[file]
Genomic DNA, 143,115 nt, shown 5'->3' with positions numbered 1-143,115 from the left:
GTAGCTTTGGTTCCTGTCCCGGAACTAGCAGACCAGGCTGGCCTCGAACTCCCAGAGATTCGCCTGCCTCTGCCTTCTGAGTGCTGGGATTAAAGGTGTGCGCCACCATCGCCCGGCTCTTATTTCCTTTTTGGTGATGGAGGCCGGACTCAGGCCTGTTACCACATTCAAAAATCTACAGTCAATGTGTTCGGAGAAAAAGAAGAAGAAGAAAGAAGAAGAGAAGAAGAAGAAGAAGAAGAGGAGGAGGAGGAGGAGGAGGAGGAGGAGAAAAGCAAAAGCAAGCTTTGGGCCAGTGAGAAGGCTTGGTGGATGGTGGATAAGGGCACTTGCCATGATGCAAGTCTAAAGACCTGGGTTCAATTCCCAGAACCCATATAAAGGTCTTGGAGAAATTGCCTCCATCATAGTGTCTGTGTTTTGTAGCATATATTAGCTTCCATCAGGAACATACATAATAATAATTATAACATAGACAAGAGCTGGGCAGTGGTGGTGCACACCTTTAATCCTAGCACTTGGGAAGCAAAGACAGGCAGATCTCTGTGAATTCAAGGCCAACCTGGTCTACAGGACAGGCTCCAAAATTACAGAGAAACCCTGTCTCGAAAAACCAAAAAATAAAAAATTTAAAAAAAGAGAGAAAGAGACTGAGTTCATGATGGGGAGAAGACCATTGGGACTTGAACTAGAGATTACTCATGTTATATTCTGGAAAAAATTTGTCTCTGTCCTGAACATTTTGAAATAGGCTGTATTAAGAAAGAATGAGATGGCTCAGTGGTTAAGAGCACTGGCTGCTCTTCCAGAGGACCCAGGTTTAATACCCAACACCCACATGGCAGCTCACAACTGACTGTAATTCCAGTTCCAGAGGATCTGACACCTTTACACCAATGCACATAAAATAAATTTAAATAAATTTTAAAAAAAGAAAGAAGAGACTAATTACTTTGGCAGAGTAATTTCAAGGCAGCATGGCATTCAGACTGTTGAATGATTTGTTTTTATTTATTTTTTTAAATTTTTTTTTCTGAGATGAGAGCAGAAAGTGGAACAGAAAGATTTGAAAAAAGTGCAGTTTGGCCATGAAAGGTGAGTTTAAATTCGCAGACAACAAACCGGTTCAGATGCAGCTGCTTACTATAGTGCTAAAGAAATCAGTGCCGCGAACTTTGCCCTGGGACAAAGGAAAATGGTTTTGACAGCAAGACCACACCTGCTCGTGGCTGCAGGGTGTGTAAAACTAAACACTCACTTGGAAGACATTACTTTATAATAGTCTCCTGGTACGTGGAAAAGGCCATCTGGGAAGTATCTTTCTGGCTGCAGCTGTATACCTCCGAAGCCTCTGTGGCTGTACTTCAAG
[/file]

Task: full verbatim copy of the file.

Genomic DNA, 143,115 nt, shown 5'->3' with positions numbered 1-143,115 from the left:
GTAGCTTTGGTTCCTGTCCCGGAACTAGCAGACCAGGCTGGCCTCGAACTCCCAGAGATTCGCCTGCCTCTGCCTTCTGAGTGCTGGGATTAAAGGTGTGCGCCACCATCGCCCGGCTCTTATTTCCTTTTTGGTGATGGAGGCCGGACTCAGGCCTGTTACCACATTCAAAAATCTACAGTCAATGTGTTCGGAGAAAAAGAAGAAGAAGAAAGAAGAAGAGAAGAAGAAGAAGAAGAAGAGGAGGAGGAGGAGGAGGAGGAGGAGGAGAAAAGCAAAAGCAAGCTTTGGGCCAGTGAGAAGGCTTGGTGGATGGTGGATAAGGGCACTTGCCATGATGCAAGTCTAAAGACCTGGGTTCAATTCCCAGAACCCATATAAAGGTCTTGGAGAAATTGCCTCCATCATAGTGTCTGTGTTTTGTAGCATATATTAGCTTCCATCAGGAACATACATAATAATAATTATAACATAGACAAGAGCTGGGCAGTGGTGGTGCACACCTTTAATCCTAGCACTTGGGAAGCAAAGACAGGCAGATCTCTGTGAATTCAAGGCCAACCTGGTCTACAGGACAGGCTCCAAAATTACAGAGAAACCCTGTCTCGAAAAACCAAAAAATAAAAAATTTAAAAAAAGAGAGAAAGAGACTGAGTTCATGATGGGGAGAAGACCATTGGGACTTGAACTAGAGATTACTCATGTTATATTCTGGAAAAAATTTGTCTCTGTCCTGAACATTTTGAAATAGGCTGTATTAAGAAAGAATGAGATGGCTCAGTGGTTAAGAGCACTGGCTGCTCTTCCAGAGGACCCAGGTTTAATACCCAACACCCACATGGCAGCTCACAACTGACTGTAATTCCAGTTCCAGAGGATCTGACACCTTTACACCAATGCACATAAAATAAATTTAAATAAATTTTAAAAAAAGAAAGAAGAGACTAATTACTTTGGCAGAGTAATTTCAAGGCAGCATGGCATTCAGACTGTTGAATGATTTGTTTTTATTTATTTTTTTAAATTTTTTTTTCTGAGATGAGAGCAGAAAGTGGAACAGAAAGATTTGAAAAAAGTGCAGTTTGGCCATGAAAGGTGAGTTTAAATTCGCAGACAACAAACCGGTTCAGATGCAGCTGCTTACTATAGTGCTAAAGAAATCAGTGCCGCGAACTTTGCCCTGGGACAAAGGAAAATGGTTTTGACAGCAAGACCACACCTGCTCGTGGCTGCAGGGTGTGTAAAACTAAACACTCACTTGGAAGACATTACTTTATAATAGTCTCCTGGTACGTGGAAAAGGCCATCTGGGAAGTATCTTTCTGGCTGCAGCTGTATACCTCCGAAGCCTCTGTGGCTGTACTTCAAG